The Operation Allied Force in Kosovo was concluded when the United Nations Security Council formed an interim government in the area.70 However the fact that NATO, believing a resolution encompassing a military intervention would not pass from the Security Council, intervened with a peacekeeping mission raised questions. NATO officials argued that they could not stay indifferent and observe as human lives were at stake.71 However, the North Atlantic Treaty, in itself, in Article 7, states:

Article 7: This Treaty does not affect, and shall not be interpreted as affecting in any way the rights and obligations under the Charter of the Parties which are members of the United Nations, or the primary responsibility of the Security Council for the maintenance of international peace and security.” (North Atlantic Treaty, 1949)

The operation in Kosovo remains controversial, since even today, there is no Security Council resolution condemning NATO’s unauthorized intervention.72 Whether NATO, which was initiated as a self-defence organisation can execute peacekeeping missions without the UNSC’s approval, remains a question, since it is not certain that although UNSC has the “primary responsibility” of maintaining international peace and security, that responsibility is exclusive to the Council.73

In September 11, 2001 the United States of America was targeted with multiple terrorist acts which were carried out using passenger planes, Pentagon in Washington and the twin towers of the World Trade Centre were hit, leaving thousands dead or wounded.74 In response the Allies invoked the Article 5 of the Washington Treaty –for the first and only time in its history- and called for collective defensive action.

At this critical moment, the United States can rely on its 18 Allies in North America and Europe for assistance and support. NATO solidarity remains the essence of our Alliance. Our message to the people of the United States is that we are with you. Our message to those who perpetrated these unspeakable crimes is equally clear: you will not get away with it.” (NATO, 2001)75

NATO then intervened in Afghanistan to capture and detain as many Al-Qaida members as possible.76 In December 2001 the Taliban regime fell, followed by the Security Council initiating International Security and Assistance Force (ISAF), in 2003 the Force was left to the control of the Alliance.77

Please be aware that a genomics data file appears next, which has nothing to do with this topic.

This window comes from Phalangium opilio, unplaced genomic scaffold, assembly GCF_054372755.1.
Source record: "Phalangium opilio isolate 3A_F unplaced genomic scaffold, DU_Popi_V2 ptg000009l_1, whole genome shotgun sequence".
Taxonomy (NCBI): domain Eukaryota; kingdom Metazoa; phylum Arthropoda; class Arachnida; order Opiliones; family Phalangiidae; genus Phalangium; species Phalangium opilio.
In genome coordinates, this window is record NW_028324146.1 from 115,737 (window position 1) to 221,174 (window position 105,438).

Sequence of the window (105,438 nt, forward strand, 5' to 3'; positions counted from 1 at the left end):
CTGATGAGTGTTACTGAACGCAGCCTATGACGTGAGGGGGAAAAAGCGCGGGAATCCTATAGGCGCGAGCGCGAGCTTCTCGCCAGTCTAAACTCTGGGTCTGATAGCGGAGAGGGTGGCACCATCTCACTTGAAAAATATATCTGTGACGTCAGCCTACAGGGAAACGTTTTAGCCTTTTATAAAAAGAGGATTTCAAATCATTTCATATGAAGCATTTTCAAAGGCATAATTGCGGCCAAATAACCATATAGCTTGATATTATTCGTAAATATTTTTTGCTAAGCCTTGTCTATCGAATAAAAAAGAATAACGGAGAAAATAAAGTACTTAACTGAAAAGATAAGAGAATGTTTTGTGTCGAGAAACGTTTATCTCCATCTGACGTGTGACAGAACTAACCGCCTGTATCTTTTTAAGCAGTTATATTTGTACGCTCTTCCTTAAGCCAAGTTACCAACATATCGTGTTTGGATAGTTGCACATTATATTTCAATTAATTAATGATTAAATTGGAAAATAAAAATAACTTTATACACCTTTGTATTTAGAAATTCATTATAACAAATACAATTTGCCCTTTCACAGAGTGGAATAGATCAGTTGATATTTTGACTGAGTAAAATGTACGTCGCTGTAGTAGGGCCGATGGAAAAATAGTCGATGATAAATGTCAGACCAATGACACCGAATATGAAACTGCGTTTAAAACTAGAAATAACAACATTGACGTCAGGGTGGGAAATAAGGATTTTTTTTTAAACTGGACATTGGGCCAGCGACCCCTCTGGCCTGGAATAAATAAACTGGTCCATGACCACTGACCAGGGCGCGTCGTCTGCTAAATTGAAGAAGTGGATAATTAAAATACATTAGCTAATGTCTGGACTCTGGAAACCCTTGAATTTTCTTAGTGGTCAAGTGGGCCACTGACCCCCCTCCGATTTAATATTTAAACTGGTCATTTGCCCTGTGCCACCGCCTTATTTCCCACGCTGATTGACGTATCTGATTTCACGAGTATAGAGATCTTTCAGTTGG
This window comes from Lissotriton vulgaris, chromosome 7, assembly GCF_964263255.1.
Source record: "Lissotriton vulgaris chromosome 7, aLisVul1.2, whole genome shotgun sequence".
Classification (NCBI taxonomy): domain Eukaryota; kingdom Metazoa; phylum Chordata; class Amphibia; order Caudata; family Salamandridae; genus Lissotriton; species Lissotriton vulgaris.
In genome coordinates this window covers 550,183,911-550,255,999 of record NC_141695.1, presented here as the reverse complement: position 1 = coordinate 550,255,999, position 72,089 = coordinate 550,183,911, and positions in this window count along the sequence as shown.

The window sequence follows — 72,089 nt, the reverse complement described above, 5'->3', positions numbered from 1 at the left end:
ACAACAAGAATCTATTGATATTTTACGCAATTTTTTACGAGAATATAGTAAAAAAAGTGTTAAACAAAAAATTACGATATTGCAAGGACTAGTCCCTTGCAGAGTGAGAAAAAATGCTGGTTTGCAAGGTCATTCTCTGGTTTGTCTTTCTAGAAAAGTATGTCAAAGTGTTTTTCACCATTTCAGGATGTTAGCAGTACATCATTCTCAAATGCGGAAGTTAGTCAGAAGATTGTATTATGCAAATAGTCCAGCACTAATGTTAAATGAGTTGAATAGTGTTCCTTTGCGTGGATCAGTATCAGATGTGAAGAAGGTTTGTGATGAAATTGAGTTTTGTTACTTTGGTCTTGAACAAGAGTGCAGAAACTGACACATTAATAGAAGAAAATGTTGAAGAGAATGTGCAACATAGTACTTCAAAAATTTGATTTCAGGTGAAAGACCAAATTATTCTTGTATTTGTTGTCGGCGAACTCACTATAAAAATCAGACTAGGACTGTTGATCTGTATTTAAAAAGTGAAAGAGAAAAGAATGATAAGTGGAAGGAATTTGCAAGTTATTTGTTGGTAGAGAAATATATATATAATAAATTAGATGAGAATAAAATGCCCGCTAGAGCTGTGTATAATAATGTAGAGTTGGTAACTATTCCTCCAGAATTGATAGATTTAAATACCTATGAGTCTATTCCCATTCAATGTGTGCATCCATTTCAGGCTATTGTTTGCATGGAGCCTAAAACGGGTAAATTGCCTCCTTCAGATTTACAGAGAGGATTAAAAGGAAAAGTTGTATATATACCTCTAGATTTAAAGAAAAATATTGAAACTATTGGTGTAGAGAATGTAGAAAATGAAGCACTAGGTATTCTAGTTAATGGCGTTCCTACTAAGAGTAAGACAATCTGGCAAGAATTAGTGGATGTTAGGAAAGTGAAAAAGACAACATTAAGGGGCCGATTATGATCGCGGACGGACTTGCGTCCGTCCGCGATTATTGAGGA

Overall, over the course of 60 years since NATO was founded, the Soviet Union collapsed (1991) and the possibility of a world-wide war rising from Europe became smaller and smaller as the European countries integrated in the European Union.78 Therefore following the fall of the Soviet Union, the Allies gathered in Rome in November of 1991 to develop a new strategic concept for the post-Soviet Europe. First, NATO focused also on outside the boundaries of member countries in terms of intervention and management of crises.79 Second, the role in peace-keeping and stability-building systems was accepted by the Alliance.80 Additionally, as a new phenomenon, the understanding of Partnership for Peace as a key concept was embraced by the Alliance so as to contribute to the notion that the security of the Allies is inseparable from the security of other European nations.

With the dawn of the 21st century, NATO started going through a transformation, with more members and new partnerships, missions of peacekeeping and promoting democracy, the Alliance is now in a different place in international security and politics. Enlargement became a priority, new members throughout Europe joined the Alliance, as the number of member states reached 28: Romania, Bulgaria, Slovakia, Slovenia, Latvia, Estonia and Lithuania in joined 2004, and Croatia and Albania joined in 2009.81 Following the 9/11 attacks, 5 Summits took place, all regarding NATO’s military capabilities: Prague Summit of 2002, Istanbul Summit of 2004, Riga Summit of 2006, Lisbon Summit of 2010, and Chicago Summit of 2012.82